A top Institute of Physics prize was awarded to Professor Benjamin Doyon, Professor of Theoretical Physics in the Department of Mathematics, King’s College London.
Professor Doyon received the prize in recognition of his pioneering contributions to developing a new theory of hydrodynamics, that works to explain previously unanswered questions about the large-scale laws of motion when atoms or molecules are constrained to move in one-dimensional settings.
The John William Strutt, Lord Rayleigh Medal and Prize is awarded annually for distinguished contributions to theoretical, including mathematical and computational, physics. In the past, it has been awarded to eminent scientists including Professor John Chalker, University of Oxford University in 2008, and Professor Kellogg Stelle of Imperial College London in 2020.
Professor Doyon is a well-respected leader in the field of theoretical physics, having co-pioneered a highly successful theoretical framework referred to as Generalised Hydrodynamics (GHD). The conventional theory of hydrodynamics, first introduced more than 200 years ago, explains how waves in air and water propagate as the atoms and molecules of liquids and gas move and collide with each other billions and billions of times. However, when an experiment in 2006 observed atoms moving in one dimension, the conventional theory was unable to account for what was happening. This mystery was understood to be just the “tip of an iceberg” - an example of many situations where conventional hydrodynamics would not work.
In 2016, Professor Doyon and his team solved the mystery by discovering the equation which underpins and predicts the collective behaviour of atoms in one dimension. Their work established the universal framework which explains situations when constituents such as atoms or molecules are constrained to one dimension of space, and their interactions have a special property called ‘integrability’. It also goes beyond the atomic scale and is understood to include waves such as light waves in fibre-optic cables and waves in water called “solitons”, which form a particular fluid when moving in elongated water tanks.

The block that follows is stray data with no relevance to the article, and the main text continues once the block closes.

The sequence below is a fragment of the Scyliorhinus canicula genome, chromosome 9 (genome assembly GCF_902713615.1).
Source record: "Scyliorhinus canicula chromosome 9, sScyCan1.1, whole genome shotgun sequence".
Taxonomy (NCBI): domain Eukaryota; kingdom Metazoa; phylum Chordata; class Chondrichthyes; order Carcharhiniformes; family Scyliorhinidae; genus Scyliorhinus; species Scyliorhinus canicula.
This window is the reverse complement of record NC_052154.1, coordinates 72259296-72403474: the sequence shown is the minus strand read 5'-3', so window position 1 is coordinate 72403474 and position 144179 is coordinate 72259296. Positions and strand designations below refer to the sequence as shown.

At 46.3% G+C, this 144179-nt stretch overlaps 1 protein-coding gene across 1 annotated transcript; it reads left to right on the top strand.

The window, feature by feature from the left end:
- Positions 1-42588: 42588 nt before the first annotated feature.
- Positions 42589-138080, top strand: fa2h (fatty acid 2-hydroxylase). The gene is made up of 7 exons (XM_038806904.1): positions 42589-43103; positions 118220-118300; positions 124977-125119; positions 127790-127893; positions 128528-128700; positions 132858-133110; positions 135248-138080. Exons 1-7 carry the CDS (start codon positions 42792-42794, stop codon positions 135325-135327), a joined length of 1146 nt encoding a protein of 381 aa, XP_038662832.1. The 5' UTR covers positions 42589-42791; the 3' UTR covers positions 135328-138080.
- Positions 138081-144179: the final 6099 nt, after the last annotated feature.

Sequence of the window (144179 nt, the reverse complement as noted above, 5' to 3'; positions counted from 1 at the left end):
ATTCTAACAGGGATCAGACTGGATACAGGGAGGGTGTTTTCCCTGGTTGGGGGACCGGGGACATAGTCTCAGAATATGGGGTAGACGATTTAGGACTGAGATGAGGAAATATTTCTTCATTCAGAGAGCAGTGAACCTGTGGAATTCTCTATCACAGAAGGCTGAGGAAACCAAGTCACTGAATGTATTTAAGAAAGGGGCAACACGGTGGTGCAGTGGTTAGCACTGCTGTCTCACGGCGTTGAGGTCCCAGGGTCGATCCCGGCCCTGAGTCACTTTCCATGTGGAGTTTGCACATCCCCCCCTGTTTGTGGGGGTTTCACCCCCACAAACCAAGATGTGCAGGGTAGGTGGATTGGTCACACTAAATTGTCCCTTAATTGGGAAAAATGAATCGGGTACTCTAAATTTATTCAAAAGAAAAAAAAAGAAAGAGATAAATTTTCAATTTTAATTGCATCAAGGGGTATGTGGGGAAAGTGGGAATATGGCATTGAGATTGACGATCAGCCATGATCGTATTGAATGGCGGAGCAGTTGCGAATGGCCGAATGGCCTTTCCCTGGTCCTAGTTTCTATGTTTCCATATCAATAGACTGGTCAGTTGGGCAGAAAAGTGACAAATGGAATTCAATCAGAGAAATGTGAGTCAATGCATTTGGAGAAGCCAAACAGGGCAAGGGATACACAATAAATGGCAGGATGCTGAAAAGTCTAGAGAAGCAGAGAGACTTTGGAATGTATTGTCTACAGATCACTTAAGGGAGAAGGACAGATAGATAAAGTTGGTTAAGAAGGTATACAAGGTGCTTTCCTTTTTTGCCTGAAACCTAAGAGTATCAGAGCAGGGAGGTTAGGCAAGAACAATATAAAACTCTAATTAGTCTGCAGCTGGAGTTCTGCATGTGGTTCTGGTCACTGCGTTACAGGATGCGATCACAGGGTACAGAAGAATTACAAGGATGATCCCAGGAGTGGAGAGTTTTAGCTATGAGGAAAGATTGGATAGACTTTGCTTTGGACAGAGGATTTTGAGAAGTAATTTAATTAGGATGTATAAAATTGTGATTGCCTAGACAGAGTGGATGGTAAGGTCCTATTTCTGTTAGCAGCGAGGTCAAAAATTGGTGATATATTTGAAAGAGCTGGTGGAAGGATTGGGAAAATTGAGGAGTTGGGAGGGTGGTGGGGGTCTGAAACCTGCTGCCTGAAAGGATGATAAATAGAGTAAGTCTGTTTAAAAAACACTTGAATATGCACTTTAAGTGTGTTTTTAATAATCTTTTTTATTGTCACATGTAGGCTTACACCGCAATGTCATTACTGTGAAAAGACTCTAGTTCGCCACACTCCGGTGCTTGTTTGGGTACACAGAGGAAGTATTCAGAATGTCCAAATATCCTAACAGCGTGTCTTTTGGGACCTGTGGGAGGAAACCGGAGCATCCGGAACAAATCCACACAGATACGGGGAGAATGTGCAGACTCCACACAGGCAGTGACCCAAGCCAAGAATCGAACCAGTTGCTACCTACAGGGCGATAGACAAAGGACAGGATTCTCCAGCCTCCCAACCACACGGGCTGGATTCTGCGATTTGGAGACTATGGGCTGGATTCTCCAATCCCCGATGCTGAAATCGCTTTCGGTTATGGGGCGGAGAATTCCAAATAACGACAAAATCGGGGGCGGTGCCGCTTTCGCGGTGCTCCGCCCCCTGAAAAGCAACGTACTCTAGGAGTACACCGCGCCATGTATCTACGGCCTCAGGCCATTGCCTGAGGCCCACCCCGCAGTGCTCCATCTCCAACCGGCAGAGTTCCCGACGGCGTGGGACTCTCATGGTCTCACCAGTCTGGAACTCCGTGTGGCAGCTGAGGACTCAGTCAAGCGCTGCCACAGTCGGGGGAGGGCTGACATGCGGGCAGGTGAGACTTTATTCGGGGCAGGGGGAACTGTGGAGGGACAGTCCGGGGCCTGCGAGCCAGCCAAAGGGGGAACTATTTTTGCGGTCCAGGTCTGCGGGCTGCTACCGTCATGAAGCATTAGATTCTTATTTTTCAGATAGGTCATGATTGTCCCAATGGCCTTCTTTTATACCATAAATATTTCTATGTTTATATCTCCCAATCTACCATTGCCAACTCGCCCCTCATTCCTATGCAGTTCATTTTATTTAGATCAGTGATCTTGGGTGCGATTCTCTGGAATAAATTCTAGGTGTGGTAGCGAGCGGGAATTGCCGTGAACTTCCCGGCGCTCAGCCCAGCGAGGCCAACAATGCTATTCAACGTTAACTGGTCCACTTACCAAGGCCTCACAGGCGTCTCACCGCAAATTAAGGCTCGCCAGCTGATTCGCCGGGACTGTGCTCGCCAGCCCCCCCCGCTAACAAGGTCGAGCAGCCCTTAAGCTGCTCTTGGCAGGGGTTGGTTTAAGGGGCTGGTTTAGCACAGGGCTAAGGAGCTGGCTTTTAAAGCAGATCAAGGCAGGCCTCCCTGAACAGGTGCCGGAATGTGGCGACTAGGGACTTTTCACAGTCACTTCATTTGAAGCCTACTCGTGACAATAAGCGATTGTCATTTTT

The discovery of this theory opens major new avenues of theoretical and experimental research across a range of outputs including condensed matter, cold atomic and statistical physics research. In so doing, GHD has the potential to develop new technological solutions to key problems, including improving our understanding of the use of fibre optics in communications, potentially speeding up the transfer of information.
Professor Doyon said:
I am delighted to have received this prestigious award that marks decades of collaborative research into Generalised Hydrodynamics (GHD). The work on GHD continues to be taken forward and extended by an active community of researchers, and I am particularly grateful to all my many collaborators over the years.
I see the modern theory of generalised hydrodynamics as a powerful tool for bringing to the fore deep concepts in physics. It also shows how fundamental physical ideas can transcend narrow subject divisions – enabling cross-disciplinary collaborations, which is essential for doing good science.– Professor Benjamin Doyon